Geoffrey A. Wetherell
Assistant Professor of Psychology
Dr. Wetherell joined the faculty at Valparaiso University in 2015. He grew up in San Diego California, where he attended San Diego State University. He earned his Ph.D. from DePaul University in Chicago before joining the faculty at Valparaiso University. In his spare time, Dr. Wetherell enjoys interdisciplinary reading. His other hobbies currently include working with metal, raising chickens, and beekeeping.
Ph.D (Psychological Science) – DePaul University
M.A. (Psychological Science) – DePaul University
B.A. (Psychology) Minor (Spanish) – San Diego State University
PSY 103/303 – Mentored/Mentoring Research in Psychology
PSY 110 – General Psychology
PSY 111 – Lab in General Experimental Psychology
PSY 225 – Social Psychology
PSY 202 – Research Methods in Psychology
PSY 201 – Statistical Methods
PSY 496 – Independent Research in Psychology
PSY 497 – Honors Work in Psychology
Dr. Wetherell has three primary and related research interests. First, Dr. Wetherell examines how beliefs (including stereotypes) about the beneficiaries of social and economic policies impact support for these policies. This program of research has examined how the belief that actual and potential policy beneficiaries violate or uphold cherished social values impacts policy support. For example, this line of research suggests that the belief that potential beneficiaries of market-based and public healthcare reform violate the value of hard work is related to decreased support for these policies, over and above beliefs about the appropriate role of government in healthcare.
Second, Dr. Wetherell examines the causes and consequences of political and moral beliefs. This line of research on the ideological conflict hypothesis has demonstrated that liberals and conservatives are often equally likely to exhibit prejudicial attitudes, support discriminatory behavior, and experience negative emotions (e.g. disgust) towards one another. Dr. Wetherell has also focused on factors that might exacerbate or mitigate these patterns, such as openness to experience.
Finally, Dr. Wetherell is interested in the way that our moral and political beliefs provide us with a sense of meaning in life. In this line of research Dr. Wetherell examines the potential for political and moral beliefs to both give people a sense of predictability and control over our social environments as well as a greater sense of purpose in life. So far, this research suggests that our moral beliefs may be a particularly potent tool for creating and defending a sense of meaning in life across these dimensions compared to other kinds of beliefs like social conventions.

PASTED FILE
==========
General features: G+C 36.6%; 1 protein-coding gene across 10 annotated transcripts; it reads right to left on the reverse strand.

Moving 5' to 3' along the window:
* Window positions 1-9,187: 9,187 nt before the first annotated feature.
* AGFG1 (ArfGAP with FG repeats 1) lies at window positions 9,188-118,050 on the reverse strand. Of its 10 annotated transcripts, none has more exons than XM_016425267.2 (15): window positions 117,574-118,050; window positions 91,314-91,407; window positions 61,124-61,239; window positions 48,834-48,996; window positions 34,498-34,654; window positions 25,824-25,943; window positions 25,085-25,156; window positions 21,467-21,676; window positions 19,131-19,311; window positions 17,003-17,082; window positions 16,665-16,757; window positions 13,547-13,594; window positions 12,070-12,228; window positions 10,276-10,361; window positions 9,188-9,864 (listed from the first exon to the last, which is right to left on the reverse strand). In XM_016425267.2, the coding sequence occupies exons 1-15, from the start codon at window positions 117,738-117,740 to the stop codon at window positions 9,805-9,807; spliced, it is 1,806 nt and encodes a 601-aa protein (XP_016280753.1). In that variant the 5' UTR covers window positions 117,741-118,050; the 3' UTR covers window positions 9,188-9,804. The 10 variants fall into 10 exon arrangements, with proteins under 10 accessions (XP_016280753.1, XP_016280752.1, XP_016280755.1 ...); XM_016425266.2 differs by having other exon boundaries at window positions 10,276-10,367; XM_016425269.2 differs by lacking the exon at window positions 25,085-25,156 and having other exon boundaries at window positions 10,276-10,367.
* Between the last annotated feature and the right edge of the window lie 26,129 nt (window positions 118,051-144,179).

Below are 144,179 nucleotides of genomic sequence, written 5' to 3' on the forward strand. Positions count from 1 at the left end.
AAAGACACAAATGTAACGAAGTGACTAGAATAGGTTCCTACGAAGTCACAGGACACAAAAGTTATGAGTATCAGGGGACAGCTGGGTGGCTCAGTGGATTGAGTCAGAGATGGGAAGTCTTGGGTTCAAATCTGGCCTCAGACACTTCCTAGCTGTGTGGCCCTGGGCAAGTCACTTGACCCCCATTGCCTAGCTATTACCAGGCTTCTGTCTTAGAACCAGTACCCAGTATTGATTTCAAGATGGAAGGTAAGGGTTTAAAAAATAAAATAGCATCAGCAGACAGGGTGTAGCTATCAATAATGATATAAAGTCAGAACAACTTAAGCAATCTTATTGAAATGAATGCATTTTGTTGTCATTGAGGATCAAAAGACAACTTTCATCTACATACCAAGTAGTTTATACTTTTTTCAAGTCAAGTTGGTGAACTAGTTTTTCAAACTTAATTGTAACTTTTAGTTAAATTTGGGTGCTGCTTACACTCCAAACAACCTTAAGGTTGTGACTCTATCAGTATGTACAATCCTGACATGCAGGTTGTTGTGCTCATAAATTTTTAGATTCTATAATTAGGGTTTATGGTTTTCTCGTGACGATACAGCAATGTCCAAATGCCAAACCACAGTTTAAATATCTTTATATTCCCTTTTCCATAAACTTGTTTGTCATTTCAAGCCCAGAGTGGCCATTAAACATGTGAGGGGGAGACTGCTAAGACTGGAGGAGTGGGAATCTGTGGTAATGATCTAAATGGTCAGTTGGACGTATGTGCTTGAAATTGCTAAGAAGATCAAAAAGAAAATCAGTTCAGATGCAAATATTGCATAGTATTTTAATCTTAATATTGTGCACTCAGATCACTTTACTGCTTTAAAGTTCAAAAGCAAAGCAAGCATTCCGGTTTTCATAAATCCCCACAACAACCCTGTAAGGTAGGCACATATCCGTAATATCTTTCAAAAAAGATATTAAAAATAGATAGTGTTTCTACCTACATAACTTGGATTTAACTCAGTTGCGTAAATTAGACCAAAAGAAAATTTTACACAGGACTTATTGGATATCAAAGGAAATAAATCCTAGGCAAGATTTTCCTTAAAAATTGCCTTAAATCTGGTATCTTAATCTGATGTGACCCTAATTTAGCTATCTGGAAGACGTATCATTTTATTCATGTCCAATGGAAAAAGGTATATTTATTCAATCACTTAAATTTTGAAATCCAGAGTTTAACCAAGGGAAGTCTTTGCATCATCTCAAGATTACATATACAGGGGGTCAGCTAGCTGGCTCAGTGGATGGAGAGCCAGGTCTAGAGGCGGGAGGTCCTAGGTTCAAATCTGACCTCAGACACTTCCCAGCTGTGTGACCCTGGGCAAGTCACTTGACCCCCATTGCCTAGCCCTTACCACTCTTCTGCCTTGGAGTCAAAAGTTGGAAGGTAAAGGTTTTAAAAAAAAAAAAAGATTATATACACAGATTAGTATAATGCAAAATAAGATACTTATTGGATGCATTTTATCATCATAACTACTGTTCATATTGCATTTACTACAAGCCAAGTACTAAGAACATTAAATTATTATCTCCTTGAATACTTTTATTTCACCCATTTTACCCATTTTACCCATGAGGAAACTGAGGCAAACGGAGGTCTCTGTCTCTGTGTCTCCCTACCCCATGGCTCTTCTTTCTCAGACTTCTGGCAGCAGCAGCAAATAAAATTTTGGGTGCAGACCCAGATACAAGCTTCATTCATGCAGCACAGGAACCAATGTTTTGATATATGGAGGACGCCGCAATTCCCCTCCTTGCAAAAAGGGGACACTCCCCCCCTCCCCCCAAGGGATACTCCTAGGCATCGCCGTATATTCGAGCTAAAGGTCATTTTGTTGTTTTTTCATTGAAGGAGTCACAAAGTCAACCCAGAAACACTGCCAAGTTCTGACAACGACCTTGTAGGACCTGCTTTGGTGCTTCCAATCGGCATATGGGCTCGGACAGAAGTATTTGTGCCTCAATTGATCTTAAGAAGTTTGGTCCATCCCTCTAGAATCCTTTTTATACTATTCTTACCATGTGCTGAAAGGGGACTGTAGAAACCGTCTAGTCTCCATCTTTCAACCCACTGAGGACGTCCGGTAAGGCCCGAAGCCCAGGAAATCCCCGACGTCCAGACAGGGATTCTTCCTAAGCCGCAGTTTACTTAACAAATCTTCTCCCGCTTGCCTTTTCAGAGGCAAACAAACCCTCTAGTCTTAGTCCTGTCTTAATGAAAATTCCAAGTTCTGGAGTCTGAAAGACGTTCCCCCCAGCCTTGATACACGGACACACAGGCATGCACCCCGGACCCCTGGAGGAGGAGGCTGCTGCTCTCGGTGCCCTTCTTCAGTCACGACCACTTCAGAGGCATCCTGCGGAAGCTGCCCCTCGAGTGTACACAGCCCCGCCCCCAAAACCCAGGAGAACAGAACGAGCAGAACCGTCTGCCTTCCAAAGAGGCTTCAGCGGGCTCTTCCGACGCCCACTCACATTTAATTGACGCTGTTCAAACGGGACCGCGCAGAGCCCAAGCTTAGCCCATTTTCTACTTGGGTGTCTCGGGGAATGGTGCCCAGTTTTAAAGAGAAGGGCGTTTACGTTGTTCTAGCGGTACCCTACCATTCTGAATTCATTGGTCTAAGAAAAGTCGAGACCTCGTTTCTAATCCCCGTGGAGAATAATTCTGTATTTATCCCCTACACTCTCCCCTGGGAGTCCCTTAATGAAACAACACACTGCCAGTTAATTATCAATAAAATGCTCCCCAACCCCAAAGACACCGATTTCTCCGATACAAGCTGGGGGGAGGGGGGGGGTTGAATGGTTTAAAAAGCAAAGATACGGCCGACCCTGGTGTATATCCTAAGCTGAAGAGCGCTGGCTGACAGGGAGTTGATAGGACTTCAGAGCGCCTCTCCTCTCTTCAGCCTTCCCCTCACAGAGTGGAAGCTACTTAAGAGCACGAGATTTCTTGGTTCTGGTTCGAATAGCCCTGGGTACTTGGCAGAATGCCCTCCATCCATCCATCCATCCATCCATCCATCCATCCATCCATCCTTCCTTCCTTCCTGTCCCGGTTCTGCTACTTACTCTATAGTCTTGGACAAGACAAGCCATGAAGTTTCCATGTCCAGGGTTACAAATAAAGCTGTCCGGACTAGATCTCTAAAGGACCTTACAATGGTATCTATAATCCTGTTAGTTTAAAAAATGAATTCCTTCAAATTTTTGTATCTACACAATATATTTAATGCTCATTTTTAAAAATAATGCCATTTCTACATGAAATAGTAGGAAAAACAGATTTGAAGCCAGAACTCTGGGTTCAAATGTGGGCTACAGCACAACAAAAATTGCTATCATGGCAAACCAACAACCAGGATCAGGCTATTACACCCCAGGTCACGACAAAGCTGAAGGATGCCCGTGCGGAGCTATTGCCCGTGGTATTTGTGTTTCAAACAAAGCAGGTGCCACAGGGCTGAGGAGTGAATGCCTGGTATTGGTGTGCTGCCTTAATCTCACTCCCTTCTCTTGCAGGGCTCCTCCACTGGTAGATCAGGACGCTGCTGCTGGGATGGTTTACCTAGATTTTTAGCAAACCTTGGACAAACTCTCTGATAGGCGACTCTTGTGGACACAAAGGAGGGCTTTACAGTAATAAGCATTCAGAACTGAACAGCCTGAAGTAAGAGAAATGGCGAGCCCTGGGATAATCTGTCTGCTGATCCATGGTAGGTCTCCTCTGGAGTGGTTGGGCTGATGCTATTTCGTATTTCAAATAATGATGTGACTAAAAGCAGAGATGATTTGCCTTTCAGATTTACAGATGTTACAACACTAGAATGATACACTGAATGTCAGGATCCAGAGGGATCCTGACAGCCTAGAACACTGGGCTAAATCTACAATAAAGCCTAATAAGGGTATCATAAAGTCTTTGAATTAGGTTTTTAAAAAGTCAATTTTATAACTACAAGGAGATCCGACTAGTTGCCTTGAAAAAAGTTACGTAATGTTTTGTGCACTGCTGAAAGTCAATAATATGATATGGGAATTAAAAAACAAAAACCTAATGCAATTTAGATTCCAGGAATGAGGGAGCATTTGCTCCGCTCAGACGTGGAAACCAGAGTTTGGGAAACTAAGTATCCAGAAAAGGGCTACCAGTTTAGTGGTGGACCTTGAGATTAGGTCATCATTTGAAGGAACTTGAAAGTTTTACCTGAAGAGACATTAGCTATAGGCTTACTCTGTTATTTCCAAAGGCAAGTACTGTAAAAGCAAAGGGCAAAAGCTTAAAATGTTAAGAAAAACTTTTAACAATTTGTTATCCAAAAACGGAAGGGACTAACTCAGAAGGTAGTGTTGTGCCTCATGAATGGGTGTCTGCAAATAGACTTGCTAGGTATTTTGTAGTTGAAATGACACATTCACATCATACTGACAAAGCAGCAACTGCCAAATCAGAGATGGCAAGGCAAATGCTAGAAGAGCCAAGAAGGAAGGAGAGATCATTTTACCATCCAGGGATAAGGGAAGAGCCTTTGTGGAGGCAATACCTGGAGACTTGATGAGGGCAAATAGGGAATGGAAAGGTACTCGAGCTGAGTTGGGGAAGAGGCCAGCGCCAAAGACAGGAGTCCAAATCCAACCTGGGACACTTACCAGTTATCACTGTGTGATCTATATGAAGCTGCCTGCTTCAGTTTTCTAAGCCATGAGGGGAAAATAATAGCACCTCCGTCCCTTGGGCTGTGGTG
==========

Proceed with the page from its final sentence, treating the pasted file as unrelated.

Davis, J., Wetherell, G., & Henry, P. J. (2018) Social Devaluation of African Americans and Race-Related Conspiracy Theories. European Journal of Social Psychology.
Pfundmair, M., & Wetherell, G. (2018). Ostracism drives group moralization and extreme group behavior. The Journal of social psychology, 1-13.
Henry, P. J., & Wetherell, G. (2017). Countries with greater gender equality have more positive attitudes and laws concerning lesbians and gay men. Sex Roles, 77(7-8), 523-532.
Brandt, M. J., Wetherell, G., Crawford, J. T., Forgas, J., Jussim, L., & van Lange, P. (2016). Moralization and intolerance of ideological outgroups. The Social Psychology of Morality, 239.
Brandt, M. J., Chambers, J. R., Crawford, J. T., Wetherell, G., & Reyna, C. (2015). Bounded openness: The effect of openness to experience on intolerance is moderated by target group conventionality. Journal of Personality and Social Psychology, 109(3), 549.
Wetherell, G. A. (2015). Morality provides meaning.
Wetherell, G., Benson, O. S., Reyna, C., & Brandt, M. J. (2015). Perceived value congruence and attitudes toward international relations and foreign policies. Basic and Applied Social Psychology, 37(1), 3-18.
Brandt, M. J., Reyna, C., Chambers, J. R., Crawford, J. T., & Wetherell, G. (2014). The ideological-conflict hypothesis: Intolerance among both liberals and conservatives. Current Directions in Psychological Science, 23(1), 27-34.
Reyna, C., Wetherell, G., Yantis, C., & Brandt, M. J. (2014). Attributions for sexual orientation vs. stereotypes: how beliefs about value violations account for attribution effects on anti‐gay discrimination. Journal of Applied Social Psychology, 44(4), 289-302.
Wetherell, G. A., Brandt, M. J., & Reyna, C. (2013). Discrimination across the ideological divide: The role of value violations and abstract values in discrimination by liberals and conservatives. Social Psychological and Personality Science, 4(6), 658-667.
Wetherell, G., Reyna, C., & Sadler, M. (2013). Public option versus the market: Perceived value violations drive opposition to healthcare reform. Political Psychology, 34(1), 43-66.
Reyna, C., Dobria, O., & Wetherell, G. (2013). The complexity and ambivalence of immigration attitudes: Ambivalent stereotypes predict conflicting attitudes toward immigration policies. Cultural Diversity and Ethnic Minority Psychology, 19(3), 342.
Selected Recognitions and Media Coverage
2018 PsyPost Coverage: Feelings of social devaluation among African
Americans linked to belief in conspiracy theories.
2017 Politico Coverage: Why Liberals aren’t as Tolerant as They Think They Are. https://www.politico.com/magazine/story/2017/05/09/why-liberals-arent-as-tolerant-as-they-think-215114
2016 Honorable Mention, Gordon Allport Intergroup Relations Prize: Brandt, M. J., Chambers, J. R., Crawford, J. T., Wetherell, G., & Reyna, C. (2015). Bounded openness: The effect of openness to experience on intolerance is moderated by target group conventionality. Journal of personality and social psychology, 109, 549-568.
Midwestern Psychological Association (2010-present)
Society for Personality and Social Psychology (2009-present)